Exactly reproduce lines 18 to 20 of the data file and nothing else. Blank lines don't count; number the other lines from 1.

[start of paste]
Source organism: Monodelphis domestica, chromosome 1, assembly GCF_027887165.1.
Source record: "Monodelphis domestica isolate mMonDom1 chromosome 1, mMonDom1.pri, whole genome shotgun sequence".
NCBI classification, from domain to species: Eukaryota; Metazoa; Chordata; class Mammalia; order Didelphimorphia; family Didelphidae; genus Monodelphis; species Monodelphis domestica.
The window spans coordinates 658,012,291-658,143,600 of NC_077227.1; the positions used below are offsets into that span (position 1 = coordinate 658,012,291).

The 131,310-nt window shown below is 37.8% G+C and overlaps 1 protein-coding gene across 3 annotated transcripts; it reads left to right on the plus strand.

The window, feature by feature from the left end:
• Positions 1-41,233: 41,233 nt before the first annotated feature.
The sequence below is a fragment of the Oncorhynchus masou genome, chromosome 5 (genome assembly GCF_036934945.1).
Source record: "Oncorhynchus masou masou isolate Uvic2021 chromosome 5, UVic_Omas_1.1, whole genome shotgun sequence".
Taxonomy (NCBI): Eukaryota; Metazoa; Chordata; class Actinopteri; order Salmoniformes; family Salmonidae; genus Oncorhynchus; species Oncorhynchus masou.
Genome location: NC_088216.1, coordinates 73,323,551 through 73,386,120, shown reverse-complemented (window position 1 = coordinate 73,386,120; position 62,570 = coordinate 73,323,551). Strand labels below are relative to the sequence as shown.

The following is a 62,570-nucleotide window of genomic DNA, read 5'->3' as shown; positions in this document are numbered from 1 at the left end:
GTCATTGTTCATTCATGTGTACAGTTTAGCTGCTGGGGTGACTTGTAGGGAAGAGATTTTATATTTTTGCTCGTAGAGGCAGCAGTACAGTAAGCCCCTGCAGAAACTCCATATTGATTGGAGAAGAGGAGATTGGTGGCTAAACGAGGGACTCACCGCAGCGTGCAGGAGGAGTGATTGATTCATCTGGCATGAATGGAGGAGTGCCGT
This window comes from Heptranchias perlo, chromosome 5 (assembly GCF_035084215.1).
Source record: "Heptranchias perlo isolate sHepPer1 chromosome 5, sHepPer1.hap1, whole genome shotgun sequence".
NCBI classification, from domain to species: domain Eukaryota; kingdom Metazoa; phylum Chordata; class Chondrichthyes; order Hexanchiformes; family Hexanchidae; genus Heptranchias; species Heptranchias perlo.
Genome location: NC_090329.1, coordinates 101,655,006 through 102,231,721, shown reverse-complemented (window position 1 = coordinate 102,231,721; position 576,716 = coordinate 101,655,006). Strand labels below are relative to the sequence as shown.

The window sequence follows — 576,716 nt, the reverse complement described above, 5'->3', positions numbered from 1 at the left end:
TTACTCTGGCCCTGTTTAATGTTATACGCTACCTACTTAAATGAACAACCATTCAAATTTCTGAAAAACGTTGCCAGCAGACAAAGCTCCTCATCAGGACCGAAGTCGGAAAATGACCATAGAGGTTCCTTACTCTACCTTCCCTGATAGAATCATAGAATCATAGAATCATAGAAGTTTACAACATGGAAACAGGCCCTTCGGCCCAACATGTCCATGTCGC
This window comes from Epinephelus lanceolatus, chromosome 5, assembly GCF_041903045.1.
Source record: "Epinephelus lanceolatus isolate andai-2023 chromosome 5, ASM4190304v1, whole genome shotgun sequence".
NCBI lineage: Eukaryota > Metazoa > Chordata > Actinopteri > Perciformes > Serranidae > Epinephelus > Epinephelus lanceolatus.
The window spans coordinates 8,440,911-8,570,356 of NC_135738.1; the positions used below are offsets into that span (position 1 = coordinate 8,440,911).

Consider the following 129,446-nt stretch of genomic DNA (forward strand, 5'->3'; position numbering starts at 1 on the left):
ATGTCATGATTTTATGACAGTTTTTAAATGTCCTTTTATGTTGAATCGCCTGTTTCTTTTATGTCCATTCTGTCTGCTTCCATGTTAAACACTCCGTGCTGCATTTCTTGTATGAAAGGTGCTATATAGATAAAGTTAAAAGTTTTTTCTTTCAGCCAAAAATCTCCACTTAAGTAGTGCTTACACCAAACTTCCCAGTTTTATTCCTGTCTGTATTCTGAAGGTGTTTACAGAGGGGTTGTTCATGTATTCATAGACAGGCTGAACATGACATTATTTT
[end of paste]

The window sequence follows — 576,716 nt, the reverse complement described above, 5'->3', positions numbered from 1 at the left end:
TTACTCTGGCCCTGTTTAATGTTATACGCTACCTACTTAAATGAACAACCATTCAAATTTCTGAAAAACGTTGCCAGCAGACAAAGCTCCTCATCAGGACCGAAGTCGGAAAATGACCATAGAGGTTCCTTACTCTACCTTCCCTGATAGAATCATAGAATCATAGAATCATAGAAGTTTACAACATGGAAACAGGCCCTTCGGCCCAACATGTCCATGTCGC
This window comes from Epinephelus lanceolatus, chromosome 5, assembly GCF_041903045.1.